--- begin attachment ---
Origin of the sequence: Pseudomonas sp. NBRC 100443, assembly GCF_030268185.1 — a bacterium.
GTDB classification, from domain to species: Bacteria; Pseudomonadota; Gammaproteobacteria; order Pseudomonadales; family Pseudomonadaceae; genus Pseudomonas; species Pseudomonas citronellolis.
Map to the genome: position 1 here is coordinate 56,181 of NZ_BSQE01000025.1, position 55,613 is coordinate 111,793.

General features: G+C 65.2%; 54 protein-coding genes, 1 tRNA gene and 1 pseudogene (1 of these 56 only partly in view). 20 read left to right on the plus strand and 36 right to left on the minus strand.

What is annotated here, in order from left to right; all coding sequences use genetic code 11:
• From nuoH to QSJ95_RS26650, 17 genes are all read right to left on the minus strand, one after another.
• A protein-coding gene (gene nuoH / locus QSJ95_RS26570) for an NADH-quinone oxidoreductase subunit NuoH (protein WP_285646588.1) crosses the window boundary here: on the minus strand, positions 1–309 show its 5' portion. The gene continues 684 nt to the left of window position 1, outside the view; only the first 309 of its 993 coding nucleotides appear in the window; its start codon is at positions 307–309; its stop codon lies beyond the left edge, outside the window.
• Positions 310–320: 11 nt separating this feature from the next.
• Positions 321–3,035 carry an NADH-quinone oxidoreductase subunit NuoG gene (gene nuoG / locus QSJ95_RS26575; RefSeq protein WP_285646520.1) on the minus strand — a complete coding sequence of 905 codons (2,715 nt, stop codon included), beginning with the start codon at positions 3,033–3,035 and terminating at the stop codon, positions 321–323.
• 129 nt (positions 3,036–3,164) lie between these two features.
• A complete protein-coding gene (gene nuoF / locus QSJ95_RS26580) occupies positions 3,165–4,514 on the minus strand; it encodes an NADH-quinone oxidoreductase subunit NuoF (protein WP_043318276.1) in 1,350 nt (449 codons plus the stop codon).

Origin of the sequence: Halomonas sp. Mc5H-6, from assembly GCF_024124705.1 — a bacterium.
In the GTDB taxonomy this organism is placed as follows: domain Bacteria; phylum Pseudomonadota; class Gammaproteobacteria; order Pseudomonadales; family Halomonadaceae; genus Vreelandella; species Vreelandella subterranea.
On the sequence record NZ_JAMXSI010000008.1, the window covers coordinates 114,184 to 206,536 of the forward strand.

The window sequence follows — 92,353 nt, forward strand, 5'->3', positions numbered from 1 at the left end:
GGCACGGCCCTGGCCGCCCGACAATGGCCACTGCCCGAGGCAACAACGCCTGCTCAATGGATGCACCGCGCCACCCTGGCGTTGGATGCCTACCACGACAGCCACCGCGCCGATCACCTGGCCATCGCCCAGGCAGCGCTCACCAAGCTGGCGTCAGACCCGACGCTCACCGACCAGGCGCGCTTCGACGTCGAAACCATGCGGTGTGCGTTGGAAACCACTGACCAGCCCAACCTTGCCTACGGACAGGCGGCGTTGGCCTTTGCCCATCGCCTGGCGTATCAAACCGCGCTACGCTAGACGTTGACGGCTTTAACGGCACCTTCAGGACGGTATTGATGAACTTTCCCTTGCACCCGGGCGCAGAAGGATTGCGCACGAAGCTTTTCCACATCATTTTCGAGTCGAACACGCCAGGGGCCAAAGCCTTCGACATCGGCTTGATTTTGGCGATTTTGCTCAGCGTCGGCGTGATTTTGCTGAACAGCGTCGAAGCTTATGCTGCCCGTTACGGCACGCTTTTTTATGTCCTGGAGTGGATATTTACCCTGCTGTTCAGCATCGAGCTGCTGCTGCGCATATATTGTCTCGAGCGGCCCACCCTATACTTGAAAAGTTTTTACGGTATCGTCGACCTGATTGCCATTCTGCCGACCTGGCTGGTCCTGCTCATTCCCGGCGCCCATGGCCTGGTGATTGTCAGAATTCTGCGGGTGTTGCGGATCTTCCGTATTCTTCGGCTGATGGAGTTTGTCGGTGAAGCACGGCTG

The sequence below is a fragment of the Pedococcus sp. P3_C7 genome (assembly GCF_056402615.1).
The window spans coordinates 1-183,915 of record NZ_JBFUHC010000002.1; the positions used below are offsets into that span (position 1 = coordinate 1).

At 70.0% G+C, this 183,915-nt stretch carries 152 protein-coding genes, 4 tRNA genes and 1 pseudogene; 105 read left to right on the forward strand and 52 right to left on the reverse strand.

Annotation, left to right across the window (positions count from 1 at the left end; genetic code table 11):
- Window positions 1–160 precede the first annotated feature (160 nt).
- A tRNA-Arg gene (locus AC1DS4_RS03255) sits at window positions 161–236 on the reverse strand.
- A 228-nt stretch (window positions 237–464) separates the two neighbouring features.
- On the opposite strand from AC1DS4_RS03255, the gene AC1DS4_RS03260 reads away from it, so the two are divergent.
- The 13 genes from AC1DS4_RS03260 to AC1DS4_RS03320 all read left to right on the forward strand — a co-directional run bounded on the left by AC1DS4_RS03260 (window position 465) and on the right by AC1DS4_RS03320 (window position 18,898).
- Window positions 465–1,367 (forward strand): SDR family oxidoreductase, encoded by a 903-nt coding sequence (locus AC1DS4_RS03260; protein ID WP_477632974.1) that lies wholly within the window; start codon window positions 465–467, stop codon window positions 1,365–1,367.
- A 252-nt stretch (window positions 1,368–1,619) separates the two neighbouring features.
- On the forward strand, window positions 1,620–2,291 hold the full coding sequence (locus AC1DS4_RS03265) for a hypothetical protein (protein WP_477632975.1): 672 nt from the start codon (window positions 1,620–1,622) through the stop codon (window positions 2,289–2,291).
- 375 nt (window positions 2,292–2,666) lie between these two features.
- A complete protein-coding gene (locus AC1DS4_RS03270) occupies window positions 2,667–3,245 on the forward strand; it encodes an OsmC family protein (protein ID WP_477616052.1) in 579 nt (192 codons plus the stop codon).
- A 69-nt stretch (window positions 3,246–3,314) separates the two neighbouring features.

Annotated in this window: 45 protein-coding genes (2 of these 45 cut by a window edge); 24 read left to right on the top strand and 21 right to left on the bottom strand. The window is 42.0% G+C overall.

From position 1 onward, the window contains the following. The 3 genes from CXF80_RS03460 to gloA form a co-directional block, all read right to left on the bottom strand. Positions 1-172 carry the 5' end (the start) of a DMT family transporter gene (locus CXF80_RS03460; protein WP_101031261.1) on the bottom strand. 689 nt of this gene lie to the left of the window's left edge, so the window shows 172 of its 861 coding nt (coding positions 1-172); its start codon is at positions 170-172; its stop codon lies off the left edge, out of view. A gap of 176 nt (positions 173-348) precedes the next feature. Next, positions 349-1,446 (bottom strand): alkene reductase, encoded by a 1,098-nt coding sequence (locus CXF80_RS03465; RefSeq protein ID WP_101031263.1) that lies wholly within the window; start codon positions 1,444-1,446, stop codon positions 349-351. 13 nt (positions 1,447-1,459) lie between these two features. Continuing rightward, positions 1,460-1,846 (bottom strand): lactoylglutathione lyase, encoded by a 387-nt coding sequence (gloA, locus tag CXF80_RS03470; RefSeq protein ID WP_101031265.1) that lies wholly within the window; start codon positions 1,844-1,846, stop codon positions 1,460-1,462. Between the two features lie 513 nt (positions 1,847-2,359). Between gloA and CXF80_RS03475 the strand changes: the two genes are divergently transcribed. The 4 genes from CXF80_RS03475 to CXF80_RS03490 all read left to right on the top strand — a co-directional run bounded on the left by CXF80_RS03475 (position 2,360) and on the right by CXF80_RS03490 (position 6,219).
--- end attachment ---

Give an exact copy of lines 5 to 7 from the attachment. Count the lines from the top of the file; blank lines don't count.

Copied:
What is annotated here, in order from left to right; all coding sequences use genetic code 11:
• From nuoH to QSJ95_RS26650, 17 genes are all read right to left on the minus strand, one after another.
• A protein-coding gene (gene nuoH / locus QSJ95_RS26570) for an NADH-quinone oxidoreductase subunit NuoH (protein WP_285646588.1) crosses the window boundary here: on the minus strand, positions 1–309 show its 5' portion. The gene continues 684 nt to the left of window position 1, outside the view; only the first 309 of its 993 coding nucleotides appear in the window; its start codon is at positions 307–309; its stop codon lies beyond the left edge, outside the window.